STORY: Scott Lobdell
ART: Tyler Kirkham and Batt
Just like with Superboy #10, Scott Lobdell proves with Teen Titans #0 that he’s not completely inept at writing the characters he’s been given. For this “Zero Month” issue, Lobdell gives us the origin of Tim Drake, better known as Red Robin: former protege of Batman. A few months ago, Lobdell shocked the fan base at San Diego ComicCon by announcing that Tim Drake was never an official ‘Robin’ of Batman’s. Instead, Tim’s been Red Robin since he became a caped crusader. In essence, Lobdell majorly altered the character history of arguably the most iconic Robin of them all (at least, on par with Dick Grayson) – this was a big pill for fans of the third Robin to swallow. But putting aside comic book fanaticism, it really doesn’t make that much of a difference – Tim still fills the ‘Robin’ roll at Batman’s side, his costume is basically an all-red Robin get-up, and he eventually moves on to let another youngster take the sidekick roll. The truly interesting thing about Teen Titans #0 is how well Lobdell reinvigorates a character who was more or less a carbon copy of Bruce and Dick when he was originally introduced.
Tim Drake is now a prodigy in both the physical and mental arenas. He excels at all intellectual projects, has the potential to be on the US Olympic gymnastics team, enjoys a completely happy home life, and impresses everyone he meets…and that’s the problem. After observing Tim in person, Bruce rightfully decides that Tim doesn’t shouldn’t be Robin. Dick Grayson and Jason Todd came into the roll of Batman’s sidekick because their lives had been shattered and broken, same as Bruce years and years ago at the hands of Joe Chill. Tim Drake’s life couldn’t be better – he’s got a bright future and his parents love him. There’s literally no reason for him to be Robin. But of course, Tim has a secret obsession with Batman’s secret identity.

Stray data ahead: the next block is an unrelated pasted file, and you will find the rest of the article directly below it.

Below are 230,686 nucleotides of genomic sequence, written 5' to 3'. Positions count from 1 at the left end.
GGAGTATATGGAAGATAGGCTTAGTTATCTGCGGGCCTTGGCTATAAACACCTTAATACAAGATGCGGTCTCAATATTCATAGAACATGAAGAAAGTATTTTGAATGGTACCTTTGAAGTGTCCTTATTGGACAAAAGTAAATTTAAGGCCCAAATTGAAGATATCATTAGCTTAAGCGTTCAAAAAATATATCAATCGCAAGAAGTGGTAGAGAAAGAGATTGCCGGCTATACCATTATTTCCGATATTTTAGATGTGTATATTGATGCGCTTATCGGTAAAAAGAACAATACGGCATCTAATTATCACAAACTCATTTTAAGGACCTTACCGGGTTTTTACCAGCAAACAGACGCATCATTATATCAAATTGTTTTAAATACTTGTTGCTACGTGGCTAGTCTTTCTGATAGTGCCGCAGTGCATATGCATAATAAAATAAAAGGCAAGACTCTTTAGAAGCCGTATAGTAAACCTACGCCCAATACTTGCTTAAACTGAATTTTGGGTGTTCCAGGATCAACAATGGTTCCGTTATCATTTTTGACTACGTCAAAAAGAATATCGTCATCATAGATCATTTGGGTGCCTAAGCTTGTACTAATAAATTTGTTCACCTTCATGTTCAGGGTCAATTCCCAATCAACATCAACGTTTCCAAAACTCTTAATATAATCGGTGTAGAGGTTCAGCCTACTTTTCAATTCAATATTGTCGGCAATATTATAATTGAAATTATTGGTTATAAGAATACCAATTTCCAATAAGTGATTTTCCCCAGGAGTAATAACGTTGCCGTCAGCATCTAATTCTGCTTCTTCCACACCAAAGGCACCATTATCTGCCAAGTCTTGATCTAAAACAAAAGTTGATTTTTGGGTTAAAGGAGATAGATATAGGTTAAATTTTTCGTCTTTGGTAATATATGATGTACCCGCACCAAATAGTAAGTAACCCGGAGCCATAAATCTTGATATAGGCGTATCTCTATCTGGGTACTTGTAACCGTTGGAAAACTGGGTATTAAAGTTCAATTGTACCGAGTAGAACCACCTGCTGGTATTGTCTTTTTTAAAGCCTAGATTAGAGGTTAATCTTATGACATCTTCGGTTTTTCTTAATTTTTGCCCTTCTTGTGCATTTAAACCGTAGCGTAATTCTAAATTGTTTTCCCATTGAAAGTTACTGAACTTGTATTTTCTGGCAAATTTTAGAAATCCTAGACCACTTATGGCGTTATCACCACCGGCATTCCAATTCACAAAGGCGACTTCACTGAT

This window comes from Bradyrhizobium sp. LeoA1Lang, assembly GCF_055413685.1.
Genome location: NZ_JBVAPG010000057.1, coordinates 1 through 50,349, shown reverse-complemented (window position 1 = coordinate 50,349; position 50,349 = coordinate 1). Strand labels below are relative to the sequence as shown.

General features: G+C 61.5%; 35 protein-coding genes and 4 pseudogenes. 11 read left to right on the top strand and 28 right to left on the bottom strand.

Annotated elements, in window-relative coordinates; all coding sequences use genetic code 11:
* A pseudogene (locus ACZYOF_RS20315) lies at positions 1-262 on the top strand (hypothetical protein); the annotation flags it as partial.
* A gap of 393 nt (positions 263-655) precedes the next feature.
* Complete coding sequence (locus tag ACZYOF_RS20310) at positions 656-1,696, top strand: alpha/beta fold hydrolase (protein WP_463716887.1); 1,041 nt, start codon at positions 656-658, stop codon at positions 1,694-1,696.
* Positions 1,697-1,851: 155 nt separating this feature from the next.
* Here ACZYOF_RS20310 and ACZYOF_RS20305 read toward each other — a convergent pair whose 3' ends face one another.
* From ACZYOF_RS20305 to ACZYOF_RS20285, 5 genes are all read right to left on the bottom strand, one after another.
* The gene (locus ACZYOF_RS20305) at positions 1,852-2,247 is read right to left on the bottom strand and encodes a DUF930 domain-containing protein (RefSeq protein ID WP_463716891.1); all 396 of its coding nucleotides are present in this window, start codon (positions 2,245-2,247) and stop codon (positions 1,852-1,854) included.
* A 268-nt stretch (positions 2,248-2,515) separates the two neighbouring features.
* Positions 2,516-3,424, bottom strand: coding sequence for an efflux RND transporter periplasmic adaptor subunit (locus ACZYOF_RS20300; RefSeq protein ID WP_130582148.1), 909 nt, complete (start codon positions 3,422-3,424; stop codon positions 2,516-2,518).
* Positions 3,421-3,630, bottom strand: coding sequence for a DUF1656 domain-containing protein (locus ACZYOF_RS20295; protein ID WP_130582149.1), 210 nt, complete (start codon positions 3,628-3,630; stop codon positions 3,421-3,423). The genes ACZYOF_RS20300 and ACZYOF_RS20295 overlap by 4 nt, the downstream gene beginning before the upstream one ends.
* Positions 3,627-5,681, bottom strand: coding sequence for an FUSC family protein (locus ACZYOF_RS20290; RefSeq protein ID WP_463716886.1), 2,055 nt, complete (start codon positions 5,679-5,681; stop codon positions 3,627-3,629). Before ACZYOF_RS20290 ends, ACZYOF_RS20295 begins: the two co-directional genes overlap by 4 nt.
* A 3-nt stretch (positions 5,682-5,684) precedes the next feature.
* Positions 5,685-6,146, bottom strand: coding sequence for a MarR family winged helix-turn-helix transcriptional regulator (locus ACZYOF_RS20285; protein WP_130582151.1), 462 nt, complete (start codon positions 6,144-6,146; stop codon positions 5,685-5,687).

This is where Tim goes from being a Golden Child to being a multi-faceted character who has a huge flaw: pride. After falling into Bruce’s trap by following set-up clues, Tim gets scolded by the Batman who tells him to lay off and just enjoy his life. Unsatisfied with that response, Tim uses his exceptional hacking skills to steal the Penguin’s fortune. If this behavior seems alarming and odd, well, it is. Tim’s meeting with the Bat didn’t discourage him so much as it validated his actions – Tim took the next step in his fight against crime without Batman’s consent because Batman even bothered to meet him at all. Lobdell has done good work in making Tim fundamentally different from Dick and Jason before him. His pride in himself becomes his weakness. Now, this wouldn’t be a Batman-related story without at least some tragedy. The hacking stunt causes the Penguin to put out a hit on Tim and his parents.
Tim’s parents don’t die. Lobdell avoids his pitfall and instead puts the Drakes into the witness protection program. The twist comes when Tim is left behind in Gotham – as a perceived orphan at this point – to have the chance at good and successful life he wouldn’t get being forced to hide who he is in witness protection. The end result is that even though he’s seen and treated as Bruce Wayne’s orphaned son, Tim’s parents are still alive. Somehow, this is going to tie into future stories, whether it be the upcoming “Death of the Family” crossover (which would make a lot of sense, considering the familial elements at play in this issue), or future arcs.
All in all, Teen Titans #0 is fantastic. Scott Lobdell’s writing usually leaves a lot to be desired for me, as a reader and a critic. This month, though, he really stepped up his game and gave a solid origin story for Tim Drake that may not be what hardcore fans wanted, but manages to change the character enough to make him interesting again.